Mexico's Drug War

Posted on November 20, 2008


Originally published on


In recent years, Mexico’s drug cartels have waged increasingly violent battles with one another as well as with the Mexican government. Upon taking office in December 2006, Mexican President Felipe Calderon deployed thousands of federal troops in an aggressive crackdown on drug-related violence. Yet death tolls continue to rise. There were more than 2,500 drug-related deaths in 2007, and the yearly toll rose to more than 4,000 by the end of 2008. Murders and street gun battles are only part of a more entrenched problem that includes corrupt police forces and a lackluster judiciary. Experts say recent police and judicial reforms are a step in the right direction, but such reforms will take time to implement. Meanwhile, increased and sustained cooperation from the United States is seen as necessary to stem drug-related violence.

Severity of the Drug Trafficking Problem

About 90 percent of the cocaine that enters the United States is trafficked through Mexico, according to the State Department’s 2008 International Narcotics Control Strategy Report. Mexico’s extensive cocaine trade is controlled by cartels based in border areas and along the southeast coast. Three groups–the Sinaloa Cartel, the Gulf Cartel, and the Tijuana Cartel–have waged an increasingly violent turf war over key trafficking routes and “plazas,” or border crossing areas.

Violence reached acute levels in 2006 and has only worsened since then; decapitations became common and cartels began disseminating videos documenting gruesome deaths-“narco messages”-to threaten rival cartels and government officials. While initially the majority of violence was between cartel members, in the past two years, police officers, journalists, and politicians have become frequent targets of drug killings. In May 2008, for instance, Mexico’s acting federal police chief was killed in a drug hit.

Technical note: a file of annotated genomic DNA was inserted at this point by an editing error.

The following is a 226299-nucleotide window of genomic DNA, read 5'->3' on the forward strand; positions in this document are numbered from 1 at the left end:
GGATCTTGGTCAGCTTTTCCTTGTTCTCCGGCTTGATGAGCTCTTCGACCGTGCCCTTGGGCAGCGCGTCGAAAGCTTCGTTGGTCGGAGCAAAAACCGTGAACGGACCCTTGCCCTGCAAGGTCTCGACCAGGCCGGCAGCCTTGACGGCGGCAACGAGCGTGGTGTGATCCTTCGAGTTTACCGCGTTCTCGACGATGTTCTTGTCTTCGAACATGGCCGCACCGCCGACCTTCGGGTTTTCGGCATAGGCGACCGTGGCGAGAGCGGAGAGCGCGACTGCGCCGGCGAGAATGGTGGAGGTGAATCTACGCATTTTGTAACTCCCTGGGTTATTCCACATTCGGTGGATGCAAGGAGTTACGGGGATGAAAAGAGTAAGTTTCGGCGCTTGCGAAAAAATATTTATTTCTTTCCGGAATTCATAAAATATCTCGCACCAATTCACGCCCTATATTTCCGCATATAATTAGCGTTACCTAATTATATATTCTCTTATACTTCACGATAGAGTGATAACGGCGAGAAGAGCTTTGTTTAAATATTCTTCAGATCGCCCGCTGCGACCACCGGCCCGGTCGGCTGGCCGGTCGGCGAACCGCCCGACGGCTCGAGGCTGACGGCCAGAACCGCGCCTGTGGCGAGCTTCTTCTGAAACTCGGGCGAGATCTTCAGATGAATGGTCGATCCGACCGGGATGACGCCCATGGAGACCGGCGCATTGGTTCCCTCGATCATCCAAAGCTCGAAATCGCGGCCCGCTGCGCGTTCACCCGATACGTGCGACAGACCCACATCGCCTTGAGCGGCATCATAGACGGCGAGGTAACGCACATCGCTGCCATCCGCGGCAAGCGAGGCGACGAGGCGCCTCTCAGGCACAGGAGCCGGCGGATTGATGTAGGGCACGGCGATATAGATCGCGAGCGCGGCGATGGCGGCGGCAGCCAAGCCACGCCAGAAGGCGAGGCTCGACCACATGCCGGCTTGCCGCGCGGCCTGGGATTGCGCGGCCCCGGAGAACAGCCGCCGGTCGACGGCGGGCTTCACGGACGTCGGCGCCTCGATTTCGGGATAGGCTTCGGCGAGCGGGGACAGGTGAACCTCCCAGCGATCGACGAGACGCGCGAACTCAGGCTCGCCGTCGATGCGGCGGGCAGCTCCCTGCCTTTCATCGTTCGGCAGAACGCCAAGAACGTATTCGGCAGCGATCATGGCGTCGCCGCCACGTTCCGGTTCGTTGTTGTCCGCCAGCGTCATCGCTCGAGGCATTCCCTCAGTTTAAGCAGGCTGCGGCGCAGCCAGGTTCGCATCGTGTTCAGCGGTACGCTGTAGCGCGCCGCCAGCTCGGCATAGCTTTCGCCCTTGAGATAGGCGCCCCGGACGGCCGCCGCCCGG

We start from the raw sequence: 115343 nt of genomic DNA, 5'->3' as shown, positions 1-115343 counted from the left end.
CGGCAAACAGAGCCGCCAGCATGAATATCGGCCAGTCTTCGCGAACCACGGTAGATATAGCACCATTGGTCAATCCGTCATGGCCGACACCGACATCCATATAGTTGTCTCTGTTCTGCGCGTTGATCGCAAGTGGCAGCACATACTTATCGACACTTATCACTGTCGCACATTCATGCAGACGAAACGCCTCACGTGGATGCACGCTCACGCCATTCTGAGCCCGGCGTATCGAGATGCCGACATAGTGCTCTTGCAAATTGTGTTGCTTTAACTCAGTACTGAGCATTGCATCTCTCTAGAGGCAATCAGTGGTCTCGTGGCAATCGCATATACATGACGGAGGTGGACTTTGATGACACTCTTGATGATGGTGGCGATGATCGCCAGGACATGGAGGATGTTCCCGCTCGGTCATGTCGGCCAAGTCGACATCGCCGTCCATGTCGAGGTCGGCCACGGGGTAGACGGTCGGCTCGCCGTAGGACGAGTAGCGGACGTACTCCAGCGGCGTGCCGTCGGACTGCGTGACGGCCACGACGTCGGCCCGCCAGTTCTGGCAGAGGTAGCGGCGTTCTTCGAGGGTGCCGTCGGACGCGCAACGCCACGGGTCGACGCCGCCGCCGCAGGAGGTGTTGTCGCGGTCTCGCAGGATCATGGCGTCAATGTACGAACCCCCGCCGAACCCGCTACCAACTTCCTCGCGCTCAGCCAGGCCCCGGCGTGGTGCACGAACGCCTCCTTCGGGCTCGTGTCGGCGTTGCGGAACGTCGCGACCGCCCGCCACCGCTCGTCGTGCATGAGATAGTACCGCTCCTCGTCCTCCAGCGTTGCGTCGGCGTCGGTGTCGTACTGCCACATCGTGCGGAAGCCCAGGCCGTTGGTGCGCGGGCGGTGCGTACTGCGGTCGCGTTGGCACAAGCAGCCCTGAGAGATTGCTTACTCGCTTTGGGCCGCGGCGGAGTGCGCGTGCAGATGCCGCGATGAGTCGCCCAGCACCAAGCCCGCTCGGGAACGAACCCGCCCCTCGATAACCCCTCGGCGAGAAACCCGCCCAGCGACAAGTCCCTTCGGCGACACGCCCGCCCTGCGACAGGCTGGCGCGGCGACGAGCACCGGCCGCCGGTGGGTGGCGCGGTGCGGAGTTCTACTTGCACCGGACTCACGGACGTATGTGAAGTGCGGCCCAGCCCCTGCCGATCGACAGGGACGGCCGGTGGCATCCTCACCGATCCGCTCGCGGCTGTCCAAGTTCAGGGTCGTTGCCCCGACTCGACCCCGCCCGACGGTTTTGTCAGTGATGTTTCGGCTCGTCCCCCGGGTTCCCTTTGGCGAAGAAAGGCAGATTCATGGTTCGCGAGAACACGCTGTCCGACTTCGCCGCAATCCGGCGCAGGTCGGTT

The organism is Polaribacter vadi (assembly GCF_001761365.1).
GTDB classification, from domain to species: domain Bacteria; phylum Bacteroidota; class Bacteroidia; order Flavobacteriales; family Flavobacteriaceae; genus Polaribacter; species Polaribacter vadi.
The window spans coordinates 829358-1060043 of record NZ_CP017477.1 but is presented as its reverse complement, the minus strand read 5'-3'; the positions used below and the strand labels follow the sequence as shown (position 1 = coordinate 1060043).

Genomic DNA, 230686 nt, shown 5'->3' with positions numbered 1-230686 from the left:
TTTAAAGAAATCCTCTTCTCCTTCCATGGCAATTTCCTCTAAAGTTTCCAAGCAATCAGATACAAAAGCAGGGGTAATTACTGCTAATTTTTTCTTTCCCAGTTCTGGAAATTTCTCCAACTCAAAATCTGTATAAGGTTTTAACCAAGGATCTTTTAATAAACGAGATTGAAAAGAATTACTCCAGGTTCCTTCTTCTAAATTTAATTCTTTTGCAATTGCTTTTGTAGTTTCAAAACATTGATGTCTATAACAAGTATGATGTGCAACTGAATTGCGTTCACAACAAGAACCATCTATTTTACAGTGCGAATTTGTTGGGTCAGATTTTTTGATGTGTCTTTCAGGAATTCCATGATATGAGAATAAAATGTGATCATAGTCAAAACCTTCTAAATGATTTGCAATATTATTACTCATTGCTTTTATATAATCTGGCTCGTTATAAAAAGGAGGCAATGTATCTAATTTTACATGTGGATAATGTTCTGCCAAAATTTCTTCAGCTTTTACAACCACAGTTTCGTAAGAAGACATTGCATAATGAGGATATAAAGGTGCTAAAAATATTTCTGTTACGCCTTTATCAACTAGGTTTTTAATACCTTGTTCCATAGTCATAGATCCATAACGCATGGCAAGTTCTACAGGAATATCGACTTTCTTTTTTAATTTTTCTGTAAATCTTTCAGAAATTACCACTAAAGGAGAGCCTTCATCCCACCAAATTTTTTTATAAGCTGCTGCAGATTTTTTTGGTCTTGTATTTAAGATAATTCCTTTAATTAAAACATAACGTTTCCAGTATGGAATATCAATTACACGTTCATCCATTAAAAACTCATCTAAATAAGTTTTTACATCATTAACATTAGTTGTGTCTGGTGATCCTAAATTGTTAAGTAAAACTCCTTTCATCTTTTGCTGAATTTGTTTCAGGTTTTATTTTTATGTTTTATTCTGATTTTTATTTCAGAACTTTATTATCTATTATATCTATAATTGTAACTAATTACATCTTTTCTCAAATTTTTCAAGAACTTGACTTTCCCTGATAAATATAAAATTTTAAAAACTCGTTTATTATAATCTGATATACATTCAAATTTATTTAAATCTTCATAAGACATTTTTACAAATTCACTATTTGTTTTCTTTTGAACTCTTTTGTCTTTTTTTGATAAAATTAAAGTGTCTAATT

Deploying the Military

In December 2006, Calderon deployed roughly thirty-six thousand troops to work with the federal police in nine states, including Michoacan, Guerrero, and the so-called Golden Triangle of Sinaloa, Durango, and Chihuahua. These troops eradicate crops, gather intelligence, conduct raids, interrogate suspects, and seize contraband.

Prior to Calderon, Presidents Ernesto Zedillo and Vicente Fox also involved the military in combating drug traffickers. These initiatives “succeeded in generating a temporary sense of improved citizen security,” writes Maureen Meyer of the Washington Office on Latin America in a November 2007 briefing paper. “Ultimately, these efforts have faltered in the face of basic laws of drug supply and demand,” she says.

Some experts say Calderon didn’t have any other good options for tackling the drug cartels. Police corruption is pervasive at the federal, state, and local levels, but the army is regarded as well-trained and disciplined. Furthermore, the Mexican public respects the military. “The military and the church are the two most respected institutions in Mexico,” says David A. Shirk, director of the University of San Diego’s Trans-Border Institute and editor of a recent book on judicial reform in Mexico. Since the public outcry over a 1968 student protest that the army was sent in to suppress, the military has shored up its reputation by maintaining distance from the public. As a result, unlike in many Latin American countries, the military abstained from political involvement in the 1970s and 1980s.

Some analysts say that deploying the army to tackle drug violence has made it vulnerable to the same corruption infecting the police. “Given the weakness of the police system, involving the military was understandable,” says Meyer. “But the police and the military aren’t interchangeable bodies.”

Other Security Tactics